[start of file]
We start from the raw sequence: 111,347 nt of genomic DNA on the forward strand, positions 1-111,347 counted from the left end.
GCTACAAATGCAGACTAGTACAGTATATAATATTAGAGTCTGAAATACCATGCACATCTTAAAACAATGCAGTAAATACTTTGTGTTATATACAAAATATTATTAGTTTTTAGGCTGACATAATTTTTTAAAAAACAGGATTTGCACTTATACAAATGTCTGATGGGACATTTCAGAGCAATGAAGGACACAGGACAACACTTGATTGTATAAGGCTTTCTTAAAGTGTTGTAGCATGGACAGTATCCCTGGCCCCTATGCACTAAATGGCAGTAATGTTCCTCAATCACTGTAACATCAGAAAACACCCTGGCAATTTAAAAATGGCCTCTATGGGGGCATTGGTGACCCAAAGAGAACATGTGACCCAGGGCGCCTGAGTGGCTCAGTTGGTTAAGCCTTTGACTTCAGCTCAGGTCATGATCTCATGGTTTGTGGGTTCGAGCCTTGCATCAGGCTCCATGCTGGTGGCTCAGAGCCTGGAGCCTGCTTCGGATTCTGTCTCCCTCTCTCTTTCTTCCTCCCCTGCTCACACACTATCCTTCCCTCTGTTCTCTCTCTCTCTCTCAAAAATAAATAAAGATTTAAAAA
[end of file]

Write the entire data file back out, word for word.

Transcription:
We start from the raw sequence: 111,347 nt of genomic DNA on the forward strand, positions 1-111,347 counted from the left end.
GCTACAAATGCAGACTAGTACAGTATATAATATTAGAGTCTGAAATACCATGCACATCTTAAAACAATGCAGTAAATACTTTGTGTTATATACAAAATATTATTAGTTTTTAGGCTGACATAATTTTTTAAAAAACAGGATTTGCACTTATACAAATGTCTGATGGGACATTTCAGAGCAATGAAGGACACAGGACAACACTTGATTGTATAAGGCTTTCTTAAAGTGTTGTAGCATGGACAGTATCCCTGGCCCCTATGCACTAAATGGCAGTAATGTTCCTCAATCACTGTAACATCAGAAAACACCCTGGCAATTTAAAAATGGCCTCTATGGGGGCATTGGTGACCCAAAGAGAACATGTGACCCAGGGCGCCTGAGTGGCTCAGTTGGTTAAGCCTTTGACTTCAGCTCAGGTCATGATCTCATGGTTTGTGGGTTCGAGCCTTGCATCAGGCTCCATGCTGGTGGCTCAGAGCCTGGAGCCTGCTTCGGATTCTGTCTCCCTCTCTCTTTCTTCCTCCCCTGCTCACACACTATCCTTCCCTCTGTTCTCTCTCTCTCTCTCAAAAATAAATAAAGATTTAAAAA